On March 20, General Electric (GE) CEO Jeff Immelt suggested that GE might be open to spinning off GE Capital at some point in the future. While he was very clear that a spinoff is by no means imminent, the fact that he's acknowledging that it may happen is interesting. Considering that GE Capital has nothing to do with GE's original business model of being a manufacturing and services powerhouse, a spinoff of GE Capital could serve to unlock value for shareholders. GE Capital is a noose around the neck of the industrial business as echoes of the financial crisis are still fresh in investors' minds. The purpose of this article is to assign a value to the bank and the industrial business separately in the event of a spinoff to see what such a scenario might be worth to investors and to see if a spinoff would create value or not.
In order to obtain a valuation for the businesses separately, we'll take a look at some metrics that can help us assign a value to them. All graphs were created by me solely for the purpose of this article after pulling financials from the SEC website.
First, we'll take a look at total revenue.
This graph shows that GE's industrial business has been steadily, if somewhat slowly, growing revenues since the depths of the financial crisis. Last year, GE's industrial revenues were $105 billion; contrast that with GE Capital's declining revenues, which last year fell to $46 billion. GE Capital produced revenues of over $70 billion annually prior to the financial crisis but ever since then, GE Capital has been winding down and lowering risk, which reduces revenues and profits. This graph is ugly for GE Capital and only management know where the bottom is for GE Capital revenues.
Next, this graph shows the same revenue data but shows GE's industrial business and GE Capital as percentages of the consolidated company's total revenue.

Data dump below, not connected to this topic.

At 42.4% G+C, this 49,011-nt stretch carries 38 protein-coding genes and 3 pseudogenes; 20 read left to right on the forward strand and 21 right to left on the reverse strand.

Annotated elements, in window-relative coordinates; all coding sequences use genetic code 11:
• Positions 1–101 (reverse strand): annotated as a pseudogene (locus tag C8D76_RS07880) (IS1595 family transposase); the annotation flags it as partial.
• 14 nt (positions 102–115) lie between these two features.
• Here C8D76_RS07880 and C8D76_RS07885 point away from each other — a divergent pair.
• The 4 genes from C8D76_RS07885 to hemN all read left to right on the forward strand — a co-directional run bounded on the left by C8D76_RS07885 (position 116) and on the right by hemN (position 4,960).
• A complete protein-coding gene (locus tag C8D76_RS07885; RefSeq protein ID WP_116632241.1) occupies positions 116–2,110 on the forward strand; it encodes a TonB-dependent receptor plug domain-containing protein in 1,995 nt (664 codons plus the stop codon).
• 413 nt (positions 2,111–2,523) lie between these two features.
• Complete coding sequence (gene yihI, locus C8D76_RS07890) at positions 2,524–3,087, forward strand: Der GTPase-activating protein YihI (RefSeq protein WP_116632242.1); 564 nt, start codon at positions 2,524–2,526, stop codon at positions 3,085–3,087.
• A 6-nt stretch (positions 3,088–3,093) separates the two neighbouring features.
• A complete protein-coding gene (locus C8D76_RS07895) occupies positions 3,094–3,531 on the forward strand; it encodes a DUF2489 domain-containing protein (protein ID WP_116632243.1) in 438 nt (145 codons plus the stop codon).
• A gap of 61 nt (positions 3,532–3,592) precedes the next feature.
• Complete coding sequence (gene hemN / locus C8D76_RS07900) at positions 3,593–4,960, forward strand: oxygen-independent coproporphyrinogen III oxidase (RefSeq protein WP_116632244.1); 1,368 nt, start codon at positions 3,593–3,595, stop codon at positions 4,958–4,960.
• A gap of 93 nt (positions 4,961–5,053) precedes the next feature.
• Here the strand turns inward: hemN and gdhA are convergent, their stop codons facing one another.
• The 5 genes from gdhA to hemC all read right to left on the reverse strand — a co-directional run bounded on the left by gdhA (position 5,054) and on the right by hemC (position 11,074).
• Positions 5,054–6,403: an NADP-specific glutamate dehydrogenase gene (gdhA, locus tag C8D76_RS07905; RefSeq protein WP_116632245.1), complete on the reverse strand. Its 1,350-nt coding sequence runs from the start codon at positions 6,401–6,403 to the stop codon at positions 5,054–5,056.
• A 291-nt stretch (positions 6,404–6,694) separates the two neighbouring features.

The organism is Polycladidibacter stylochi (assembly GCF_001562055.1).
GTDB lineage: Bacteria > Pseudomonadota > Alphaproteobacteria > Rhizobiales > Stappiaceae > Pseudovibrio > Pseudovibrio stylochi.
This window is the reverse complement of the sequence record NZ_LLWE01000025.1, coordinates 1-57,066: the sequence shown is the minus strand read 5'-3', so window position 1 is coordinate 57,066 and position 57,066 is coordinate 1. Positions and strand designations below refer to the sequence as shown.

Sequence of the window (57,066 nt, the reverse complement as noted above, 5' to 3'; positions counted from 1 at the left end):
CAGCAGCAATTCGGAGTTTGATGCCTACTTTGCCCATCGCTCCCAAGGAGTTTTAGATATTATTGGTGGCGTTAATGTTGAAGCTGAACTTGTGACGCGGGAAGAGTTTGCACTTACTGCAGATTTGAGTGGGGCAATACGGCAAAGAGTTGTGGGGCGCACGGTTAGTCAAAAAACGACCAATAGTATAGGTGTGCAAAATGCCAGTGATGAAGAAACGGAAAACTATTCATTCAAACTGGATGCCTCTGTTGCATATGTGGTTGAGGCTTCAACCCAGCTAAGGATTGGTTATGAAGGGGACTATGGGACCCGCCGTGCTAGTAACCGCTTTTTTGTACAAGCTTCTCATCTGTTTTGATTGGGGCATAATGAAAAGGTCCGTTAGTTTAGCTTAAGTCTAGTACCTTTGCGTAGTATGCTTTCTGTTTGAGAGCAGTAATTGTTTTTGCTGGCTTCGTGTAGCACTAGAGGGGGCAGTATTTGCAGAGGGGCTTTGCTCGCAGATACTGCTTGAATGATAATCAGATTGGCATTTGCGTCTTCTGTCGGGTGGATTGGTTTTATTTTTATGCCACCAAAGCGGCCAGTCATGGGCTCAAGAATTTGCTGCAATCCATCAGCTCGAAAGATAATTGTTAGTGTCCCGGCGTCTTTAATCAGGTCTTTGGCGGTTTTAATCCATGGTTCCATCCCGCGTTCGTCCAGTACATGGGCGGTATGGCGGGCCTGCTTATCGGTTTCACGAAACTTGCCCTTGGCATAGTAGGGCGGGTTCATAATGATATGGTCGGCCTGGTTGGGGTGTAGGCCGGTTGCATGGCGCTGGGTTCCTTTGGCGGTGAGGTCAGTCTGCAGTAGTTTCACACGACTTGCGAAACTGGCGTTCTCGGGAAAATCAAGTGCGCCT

As we can see, the consolidated company was split nearly 50-50 in terms of revenue before the financial crisis, but since then, GE Capital's declining business has made the ratio more like 70-30 in favor of the industrial business.
Next, we'll look at net income.
Here we see that net income was very evenly split between the industrial business and the bank in 2006 and 2007, at $10 to $11 billion each annually. However, we then see a sharp divergence in the two values, with the industrial business bringing in nearly $14 billion in 2008 and the bank's net income dropping by about $3 billion. During the financial crisis, we see the bank's net income nearly disappear as the industrial business thrived. The bank's net income has since rebounded to about $6 billion in 2012 while the industrial business made nearly two and a half times that amount.
As a share of total net income for the consolidated company, we see the bank having diminished significantly in terms of importance to shareholders.
The bank contributed nearly half of the consolidated company's profits prior to the financial crisis, but it is now more like 30% of total net income. With the industrial business booming, I doubt we will see this ratio moderate back towards 50-50 anytime soon.
One thing GE Capital has done pretty well is add to book value each year.